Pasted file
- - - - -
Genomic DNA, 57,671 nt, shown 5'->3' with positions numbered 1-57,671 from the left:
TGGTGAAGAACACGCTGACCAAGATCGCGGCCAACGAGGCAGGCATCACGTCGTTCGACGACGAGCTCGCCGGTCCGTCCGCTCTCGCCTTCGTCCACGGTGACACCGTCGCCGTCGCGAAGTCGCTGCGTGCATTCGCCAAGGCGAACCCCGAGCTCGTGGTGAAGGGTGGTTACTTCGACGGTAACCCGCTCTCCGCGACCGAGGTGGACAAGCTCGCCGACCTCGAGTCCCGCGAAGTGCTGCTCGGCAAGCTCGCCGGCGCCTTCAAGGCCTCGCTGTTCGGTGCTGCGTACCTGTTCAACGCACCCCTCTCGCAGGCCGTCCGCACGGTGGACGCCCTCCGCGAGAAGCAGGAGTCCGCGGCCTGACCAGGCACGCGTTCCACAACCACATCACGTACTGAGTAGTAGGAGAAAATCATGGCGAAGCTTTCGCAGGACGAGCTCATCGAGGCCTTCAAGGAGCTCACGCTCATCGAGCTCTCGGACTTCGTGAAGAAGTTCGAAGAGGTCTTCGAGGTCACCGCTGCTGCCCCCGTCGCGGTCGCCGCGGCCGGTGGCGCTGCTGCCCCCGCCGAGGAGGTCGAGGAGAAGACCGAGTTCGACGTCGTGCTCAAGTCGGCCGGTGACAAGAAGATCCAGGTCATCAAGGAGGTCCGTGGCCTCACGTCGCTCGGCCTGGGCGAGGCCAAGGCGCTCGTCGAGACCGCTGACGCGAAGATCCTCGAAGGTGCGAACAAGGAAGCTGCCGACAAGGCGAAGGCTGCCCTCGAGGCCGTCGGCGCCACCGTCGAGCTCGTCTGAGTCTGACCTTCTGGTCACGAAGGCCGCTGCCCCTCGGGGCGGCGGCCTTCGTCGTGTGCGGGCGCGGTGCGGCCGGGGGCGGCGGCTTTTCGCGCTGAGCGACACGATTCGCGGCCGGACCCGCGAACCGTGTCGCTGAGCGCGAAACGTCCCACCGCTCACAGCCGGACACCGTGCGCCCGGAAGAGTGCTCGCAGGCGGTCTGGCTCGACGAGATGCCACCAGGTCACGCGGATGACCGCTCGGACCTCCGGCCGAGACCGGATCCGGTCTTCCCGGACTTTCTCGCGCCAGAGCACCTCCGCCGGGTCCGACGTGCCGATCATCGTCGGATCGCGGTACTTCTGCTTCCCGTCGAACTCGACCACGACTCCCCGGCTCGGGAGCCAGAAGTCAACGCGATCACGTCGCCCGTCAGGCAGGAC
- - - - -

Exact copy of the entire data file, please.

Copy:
Genomic DNA, 57,671 nt, shown 5'->3' with positions numbered 1-57,671 from the left:
TGGTGAAGAACACGCTGACCAAGATCGCGGCCAACGAGGCAGGCATCACGTCGTTCGACGACGAGCTCGCCGGTCCGTCCGCTCTCGCCTTCGTCCACGGTGACACCGTCGCCGTCGCGAAGTCGCTGCGTGCATTCGCCAAGGCGAACCCCGAGCTCGTGGTGAAGGGTGGTTACTTCGACGGTAACCCGCTCTCCGCGACCGAGGTGGACAAGCTCGCCGACCTCGAGTCCCGCGAAGTGCTGCTCGGCAAGCTCGCCGGCGCCTTCAAGGCCTCGCTGTTCGGTGCTGCGTACCTGTTCAACGCACCCCTCTCGCAGGCCGTCCGCACGGTGGACGCCCTCCGCGAGAAGCAGGAGTCCGCGGCCTGACCAGGCACGCGTTCCACAACCACATCACGTACTGAGTAGTAGGAGAAAATCATGGCGAAGCTTTCGCAGGACGAGCTCATCGAGGCCTTCAAGGAGCTCACGCTCATCGAGCTCTCGGACTTCGTGAAGAAGTTCGAAGAGGTCTTCGAGGTCACCGCTGCTGCCCCCGTCGCGGTCGCCGCGGCCGGTGGCGCTGCTGCCCCCGCCGAGGAGGTCGAGGAGAAGACCGAGTTCGACGTCGTGCTCAAGTCGGCCGGTGACAAGAAGATCCAGGTCATCAAGGAGGTCCGTGGCCTCACGTCGCTCGGCCTGGGCGAGGCCAAGGCGCTCGTCGAGACCGCTGACGCGAAGATCCTCGAAGGTGCGAACAAGGAAGCTGCCGACAAGGCGAAGGCTGCCCTCGAGGCCGTCGGCGCCACCGTCGAGCTCGTCTGAGTCTGACCTTCTGGTCACGAAGGCCGCTGCCCCTCGGGGCGGCGGCCTTCGTCGTGTGCGGGCGCGGTGCGGCCGGGGGCGGCGGCTTTTCGCGCTGAGCGACACGATTCGCGGCCGGACCCGCGAACCGTGTCGCTGAGCGCGAAACGTCCCACCGCTCACAGCCGGACACCGTGCGCCCGGAAGAGTGCTCGCAGGCGGTCTGGCTCGACGAGATGCCACCAGGTCACGCGGATGACCGCTCGGACCTCCGGCCGAGACCGGATCCGGTCTTCCCGGACTTTCTCGCGCCAGAGCACCTCCGCCGGGTCCGACGTGCCGATCATCGTCGGATCGCGGTACTTCTGCTTCCCGTCGAACTCGACCACGACTCCCCGGCTCGGGAGCCAGAAGTCAACGCGATCACGTCGCCCGTCAGGCAGGAC